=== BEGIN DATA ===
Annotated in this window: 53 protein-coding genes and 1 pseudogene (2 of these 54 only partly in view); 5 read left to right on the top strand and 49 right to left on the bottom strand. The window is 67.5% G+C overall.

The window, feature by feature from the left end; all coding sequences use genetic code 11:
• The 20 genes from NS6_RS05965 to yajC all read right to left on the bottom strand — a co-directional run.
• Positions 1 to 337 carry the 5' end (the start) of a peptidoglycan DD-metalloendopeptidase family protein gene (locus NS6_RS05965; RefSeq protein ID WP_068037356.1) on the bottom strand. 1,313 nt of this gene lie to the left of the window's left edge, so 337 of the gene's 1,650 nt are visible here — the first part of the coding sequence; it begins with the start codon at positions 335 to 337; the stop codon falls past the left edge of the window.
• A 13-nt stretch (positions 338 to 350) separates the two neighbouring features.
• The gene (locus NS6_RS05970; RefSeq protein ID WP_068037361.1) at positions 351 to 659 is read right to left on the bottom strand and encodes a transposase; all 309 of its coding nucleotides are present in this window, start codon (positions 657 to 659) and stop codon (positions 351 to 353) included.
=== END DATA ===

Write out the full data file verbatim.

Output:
Annotated in this window: 53 protein-coding genes and 1 pseudogene (2 of these 54 only partly in view); 5 read left to right on the top strand and 49 right to left on the bottom strand. The window is 67.5% G+C overall.

The window, feature by feature from the left end; all coding sequences use genetic code 11:
• The 20 genes from NS6_RS05965 to yajC all read right to left on the bottom strand — a co-directional run.
• Positions 1 to 337 carry the 5' end (the start) of a peptidoglycan DD-metalloendopeptidase family protein gene (locus NS6_RS05965; RefSeq protein ID WP_068037356.1) on the bottom strand. 1,313 nt of this gene lie to the left of the window's left edge, so 337 of the gene's 1,650 nt are visible here — the first part of the coding sequence; it begins with the start codon at positions 335 to 337; the stop codon falls past the left edge of the window.
• A 13-nt stretch (positions 338 to 350) separates the two neighbouring features.
• The gene (locus NS6_RS05970; RefSeq protein ID WP_068037361.1) at positions 351 to 659 is read right to left on the bottom strand and encodes a transposase; all 309 of its coding nucleotides are present in this window, start codon (positions 657 to 659) and stop codon (positions 351 to 353) included.